This High School Teacher Started a Business as a Class Experiment

Published: February 24th, 2019
Steve Smith
Founder, 2Puggles
from Greensboro, North Carolina, USA
started December 2014
market size
avg revenue (monthly)
starting costs
gross margin
time to build
210 days
growth channels
Word of mouth
business model
best tools
Etsy, Instagram, Facebook
time investment
Side project
pros & cons
42 Pros & Cons
18 Tips
Discover what tools Steve recommends to grow your business!
Discover what books Steve recommends to grow your business!

Hello! Who are you and what business did you start?

My name is Steve Smith. I am a high school marketing teacher. I started 2Puggles in December 2014 as a 3-year experiment that I could share with my students to see how big one person could build a part-time craft-based business.

2Puggles is a woodworking based business that specializes in wooden earrings, wooden bookmarks, coasters and Wooden Clocks.

Last year I made $15,000 doing the business very part time while remodeling my home with the tools I bought for 2Puggles. Most of my revenue is generated in the fall.

In past years, January through March are typically 0 revenue months; However this year I have already grossed $500 in mid- January. With the home remodeling done and my brand awareness growing steadily I think this will be a significant growth year!


What's your backstory and how did you come up with the idea?

2Puggles is the result of my experience owning and operating two manufacturing businesses, losing everything after September 11, 2001 and then changing careers to become a teacher. In 2005, I switched to a career teaching marketing in high school. Although I loved teaching I had in the back of my mind that I would like to run a small business.

The best advice I can give to a brand new entrepreneur is to give yourself time to learn. But learn by running the business. Don’t be afraid to start. Don’t be afraid to suck. Do it to the best of your abilities…your best will be better every day if you let it!

My wife and I bought a home that was going to require quite a bit of remodeling with the intention that I would do most of the work myself. As a result of that I bought a table saw and while researching table saw techniques on YouTube I came across a video on how to make a snowflake ornament using a table saw.

It was Christmas time and I was looking for something to make for Christmas gifts, so I made a bunch of oak snowflakes. I do not even remember what made me make them into earrings but I did. Giving about 20 pairs as gifts for people at my school with the option to use them as ornaments or earrings.


The response to the earrings was very positive. With a lot of comments of “you should sell these”. Encouraged by that response, I decided to design and make a few more styles of earrings and attempt to sell them on Etsy. I made about 10 different styles of snowflake and daisy earrings and put them on Etsy in January 2015. Absolutely nothing happened…and the people who were encouraging me to make and sell them were also not interested in actually buying them.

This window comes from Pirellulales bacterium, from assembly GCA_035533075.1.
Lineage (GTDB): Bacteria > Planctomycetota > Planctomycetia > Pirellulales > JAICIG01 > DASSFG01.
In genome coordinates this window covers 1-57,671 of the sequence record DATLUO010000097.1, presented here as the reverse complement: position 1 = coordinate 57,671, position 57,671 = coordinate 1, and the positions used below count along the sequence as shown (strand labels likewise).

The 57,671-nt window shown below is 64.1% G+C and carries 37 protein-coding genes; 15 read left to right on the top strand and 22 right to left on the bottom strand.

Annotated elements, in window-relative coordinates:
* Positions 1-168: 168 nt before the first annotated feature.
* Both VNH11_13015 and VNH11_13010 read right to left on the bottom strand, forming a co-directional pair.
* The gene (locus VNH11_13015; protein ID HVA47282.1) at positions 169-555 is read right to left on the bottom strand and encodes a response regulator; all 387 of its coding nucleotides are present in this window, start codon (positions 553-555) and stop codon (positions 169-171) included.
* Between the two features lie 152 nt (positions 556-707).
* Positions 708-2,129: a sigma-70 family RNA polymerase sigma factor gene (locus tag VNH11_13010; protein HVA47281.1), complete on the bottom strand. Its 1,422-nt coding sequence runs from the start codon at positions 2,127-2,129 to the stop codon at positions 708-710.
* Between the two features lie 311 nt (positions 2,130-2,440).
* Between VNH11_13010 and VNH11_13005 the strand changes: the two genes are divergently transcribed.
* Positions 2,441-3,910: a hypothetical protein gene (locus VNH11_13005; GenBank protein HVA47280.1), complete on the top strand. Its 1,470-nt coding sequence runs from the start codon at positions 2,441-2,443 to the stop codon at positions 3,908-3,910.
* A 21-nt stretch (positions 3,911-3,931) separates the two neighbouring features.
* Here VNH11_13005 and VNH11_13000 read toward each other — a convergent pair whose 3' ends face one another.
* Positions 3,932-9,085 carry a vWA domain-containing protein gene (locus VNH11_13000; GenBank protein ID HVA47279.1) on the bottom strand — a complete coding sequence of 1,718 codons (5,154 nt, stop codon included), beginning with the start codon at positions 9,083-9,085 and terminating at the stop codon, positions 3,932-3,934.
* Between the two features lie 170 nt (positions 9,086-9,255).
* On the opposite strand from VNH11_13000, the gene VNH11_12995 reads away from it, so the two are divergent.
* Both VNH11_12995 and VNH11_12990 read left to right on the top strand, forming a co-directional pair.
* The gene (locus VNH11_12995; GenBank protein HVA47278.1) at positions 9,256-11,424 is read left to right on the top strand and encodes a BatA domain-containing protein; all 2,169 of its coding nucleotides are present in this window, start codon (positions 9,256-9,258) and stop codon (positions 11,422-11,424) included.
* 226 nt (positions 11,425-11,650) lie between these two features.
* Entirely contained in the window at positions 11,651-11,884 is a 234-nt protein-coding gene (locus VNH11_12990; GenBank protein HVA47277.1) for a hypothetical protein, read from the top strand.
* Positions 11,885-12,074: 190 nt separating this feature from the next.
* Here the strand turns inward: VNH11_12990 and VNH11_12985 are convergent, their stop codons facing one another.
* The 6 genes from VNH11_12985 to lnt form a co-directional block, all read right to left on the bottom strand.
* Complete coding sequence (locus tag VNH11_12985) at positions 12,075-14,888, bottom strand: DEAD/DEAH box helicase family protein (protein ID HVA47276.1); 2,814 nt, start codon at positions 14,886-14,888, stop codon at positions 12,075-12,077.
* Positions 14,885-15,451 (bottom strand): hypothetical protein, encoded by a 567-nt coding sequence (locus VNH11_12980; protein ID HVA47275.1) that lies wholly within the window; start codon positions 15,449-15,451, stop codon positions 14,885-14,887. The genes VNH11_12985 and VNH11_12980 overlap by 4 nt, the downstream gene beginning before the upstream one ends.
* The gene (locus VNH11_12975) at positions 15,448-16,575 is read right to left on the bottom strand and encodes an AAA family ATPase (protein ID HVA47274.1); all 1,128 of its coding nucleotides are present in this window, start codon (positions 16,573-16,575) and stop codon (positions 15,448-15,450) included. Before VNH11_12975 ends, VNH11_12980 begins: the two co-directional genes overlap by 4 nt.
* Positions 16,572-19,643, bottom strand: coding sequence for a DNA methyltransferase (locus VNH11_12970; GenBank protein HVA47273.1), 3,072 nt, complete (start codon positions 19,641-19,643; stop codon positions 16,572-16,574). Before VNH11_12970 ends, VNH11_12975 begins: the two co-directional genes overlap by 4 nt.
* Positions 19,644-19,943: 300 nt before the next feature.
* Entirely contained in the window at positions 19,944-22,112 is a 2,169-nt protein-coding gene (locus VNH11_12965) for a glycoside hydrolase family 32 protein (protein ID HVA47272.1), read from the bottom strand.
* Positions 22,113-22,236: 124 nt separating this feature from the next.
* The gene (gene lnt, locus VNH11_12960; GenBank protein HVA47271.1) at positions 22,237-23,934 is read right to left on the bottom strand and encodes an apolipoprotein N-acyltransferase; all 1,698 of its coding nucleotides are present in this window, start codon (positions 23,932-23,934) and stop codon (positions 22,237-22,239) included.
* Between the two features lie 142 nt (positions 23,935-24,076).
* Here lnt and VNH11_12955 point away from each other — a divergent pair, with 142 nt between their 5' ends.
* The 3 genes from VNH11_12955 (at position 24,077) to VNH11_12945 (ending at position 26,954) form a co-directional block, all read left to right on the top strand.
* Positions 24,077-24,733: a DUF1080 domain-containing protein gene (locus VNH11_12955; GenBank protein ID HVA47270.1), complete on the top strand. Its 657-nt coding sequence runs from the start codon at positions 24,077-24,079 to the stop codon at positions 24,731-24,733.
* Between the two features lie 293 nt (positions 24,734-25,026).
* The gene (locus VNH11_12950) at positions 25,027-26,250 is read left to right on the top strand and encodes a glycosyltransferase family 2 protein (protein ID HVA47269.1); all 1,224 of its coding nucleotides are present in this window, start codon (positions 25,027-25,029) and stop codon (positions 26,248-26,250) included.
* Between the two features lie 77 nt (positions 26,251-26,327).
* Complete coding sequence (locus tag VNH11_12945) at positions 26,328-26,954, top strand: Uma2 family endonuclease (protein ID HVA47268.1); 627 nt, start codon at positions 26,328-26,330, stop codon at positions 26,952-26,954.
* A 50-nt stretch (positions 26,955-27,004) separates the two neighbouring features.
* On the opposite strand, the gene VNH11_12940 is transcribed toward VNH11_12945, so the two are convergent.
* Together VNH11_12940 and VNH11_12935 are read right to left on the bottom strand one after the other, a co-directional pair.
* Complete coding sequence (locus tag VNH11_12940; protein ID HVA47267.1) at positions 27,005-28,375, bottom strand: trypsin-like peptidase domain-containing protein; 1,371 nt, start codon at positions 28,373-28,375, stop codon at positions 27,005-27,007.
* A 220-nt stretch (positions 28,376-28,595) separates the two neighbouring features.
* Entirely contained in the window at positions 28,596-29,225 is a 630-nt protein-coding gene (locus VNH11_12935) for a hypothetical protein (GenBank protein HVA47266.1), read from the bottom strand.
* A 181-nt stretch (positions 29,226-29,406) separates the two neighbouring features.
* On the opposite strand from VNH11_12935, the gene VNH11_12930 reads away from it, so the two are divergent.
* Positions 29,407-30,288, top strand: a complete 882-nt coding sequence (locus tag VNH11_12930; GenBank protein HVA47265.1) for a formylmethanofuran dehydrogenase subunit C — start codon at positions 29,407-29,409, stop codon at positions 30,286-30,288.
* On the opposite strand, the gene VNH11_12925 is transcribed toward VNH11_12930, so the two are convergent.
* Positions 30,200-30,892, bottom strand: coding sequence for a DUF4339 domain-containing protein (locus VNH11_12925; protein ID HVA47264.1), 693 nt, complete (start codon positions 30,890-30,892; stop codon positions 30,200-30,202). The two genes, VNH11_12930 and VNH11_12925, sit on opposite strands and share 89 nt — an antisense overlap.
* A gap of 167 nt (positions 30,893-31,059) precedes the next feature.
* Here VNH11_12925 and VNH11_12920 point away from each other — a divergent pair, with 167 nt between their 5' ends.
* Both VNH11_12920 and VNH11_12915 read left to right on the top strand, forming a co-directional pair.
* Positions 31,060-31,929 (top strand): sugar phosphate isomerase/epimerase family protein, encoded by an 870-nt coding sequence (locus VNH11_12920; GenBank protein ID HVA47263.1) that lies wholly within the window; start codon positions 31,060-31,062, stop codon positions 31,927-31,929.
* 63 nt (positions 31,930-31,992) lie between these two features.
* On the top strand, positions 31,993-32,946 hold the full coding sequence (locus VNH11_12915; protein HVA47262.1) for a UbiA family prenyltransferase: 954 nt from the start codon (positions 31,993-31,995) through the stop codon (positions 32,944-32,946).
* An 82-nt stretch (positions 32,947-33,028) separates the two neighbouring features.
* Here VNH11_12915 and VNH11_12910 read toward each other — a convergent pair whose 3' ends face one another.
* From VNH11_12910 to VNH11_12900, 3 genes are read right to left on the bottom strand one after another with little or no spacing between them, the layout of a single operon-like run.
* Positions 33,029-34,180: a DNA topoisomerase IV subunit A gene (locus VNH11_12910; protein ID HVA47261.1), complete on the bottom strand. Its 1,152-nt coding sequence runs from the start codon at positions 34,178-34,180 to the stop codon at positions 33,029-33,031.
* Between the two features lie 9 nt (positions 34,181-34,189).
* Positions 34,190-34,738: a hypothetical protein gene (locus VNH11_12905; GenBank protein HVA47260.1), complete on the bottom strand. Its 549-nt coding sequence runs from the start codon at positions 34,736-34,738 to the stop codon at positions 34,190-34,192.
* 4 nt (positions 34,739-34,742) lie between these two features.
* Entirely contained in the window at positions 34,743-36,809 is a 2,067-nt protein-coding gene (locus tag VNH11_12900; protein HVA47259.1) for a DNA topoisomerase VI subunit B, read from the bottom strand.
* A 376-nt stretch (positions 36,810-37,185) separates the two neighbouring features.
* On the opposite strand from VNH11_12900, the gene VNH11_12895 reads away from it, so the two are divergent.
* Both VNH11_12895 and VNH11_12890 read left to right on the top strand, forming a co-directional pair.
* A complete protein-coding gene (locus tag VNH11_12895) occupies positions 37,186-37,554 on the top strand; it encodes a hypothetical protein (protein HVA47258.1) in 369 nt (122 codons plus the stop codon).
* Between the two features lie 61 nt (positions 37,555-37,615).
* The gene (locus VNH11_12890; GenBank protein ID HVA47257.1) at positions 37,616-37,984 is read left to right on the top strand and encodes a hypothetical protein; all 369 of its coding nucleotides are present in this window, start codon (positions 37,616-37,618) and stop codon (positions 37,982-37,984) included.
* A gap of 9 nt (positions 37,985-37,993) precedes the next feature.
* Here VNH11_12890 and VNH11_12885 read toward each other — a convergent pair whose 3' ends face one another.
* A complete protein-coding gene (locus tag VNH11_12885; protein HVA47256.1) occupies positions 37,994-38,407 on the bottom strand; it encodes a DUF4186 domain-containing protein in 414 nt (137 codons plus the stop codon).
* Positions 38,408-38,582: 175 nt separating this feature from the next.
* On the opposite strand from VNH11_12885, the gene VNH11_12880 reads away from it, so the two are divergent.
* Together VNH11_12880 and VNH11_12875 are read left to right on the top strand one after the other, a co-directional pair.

Using my students to help fuel the business

At the same time I ran into my first failure selling earrings, I had started a new semester of marketing classes.

I shared the trials and tribulations of trying to get my business started with the class and noticed that the engagement level, particularly in hard to reach students, was very high.

At that point, I decided to continue my journey to building the business using my students to help me get there and using my business to teach my marketing lessons.

I started a 3-year business experiment that I shared with my students every step of the way. The first year would be learning the business. The second year would be about brand awareness and figuring out what the business focus would be and the third year would be about niching down and becoming revenue focused.

All in all, it has been a wonderful teaching tool while fulfilling my need to run a business.

Take us through the process of designing, prototyping, and manufacturing your first product.

I make everything I sell. The first earrings were a great starting point. They looked great and they were a great starting point but they were not a style that most people would actually wear.

Good things will happen…and bad things are going to happen…but the more you stay with it the good will outweigh the bad.

Throughout the first year my focus was on different styles of wooden earrings I would make a few pairs of different designs and if they sold well I would go back and improve the manufacturing process until they were profitable.

All of the manufacturing is done in 3 areas in my home. I have a 16 foot x 35 foot workshop in the back of my house that houses all of the woodworking equipment. A room in my garage where the laser engraver is utilized and a room in my basement for assembly, storage and a workspace in the winter months.

I started with a $250 table saw, as well as, a bandsaw and drill press I bought at an auction for less than $100. Over 3 years I have upgraded all of my equipment. I currently have a very functional shop. My goal for the next two years is to purchase what I am calling “my last tool” tools that will last me for the rest of my woodworking career and hopefully my children and grandchildren will use them!


Currently, I have the four product lines and in all cases, I use a lot of input from in-person selling to determine what styles I keep and what new products I will introduce.

To start 2Puggles, I loaned myself $100. Now that I think about it I never paid myself back but from that point on the business has sustained itself.

Since it is a part-time sole proprietorship, 2Puggles does not have a lot of expenses that a full-time business would incur. Almost all revenue has been put back into building the business and my workshop to prepare for future growth of the business.

Describe the process of launching the business.

My business launch involved attending a street festival in April 2015. My plan to make a booth, make some product and see how well I did. If I had a good feeling about it I would go forward with the business. If this went badly, I could very possibly pull the plug on the whole experiment.

The day of the festival turned out to be really bad weather. Although we opened, there was only about 1 hour of selling time before the rain was too much for anyone to be out there. The good news is in that 1 hour I sold $130 worth of earrings and got a lot of positive and constructive feedback.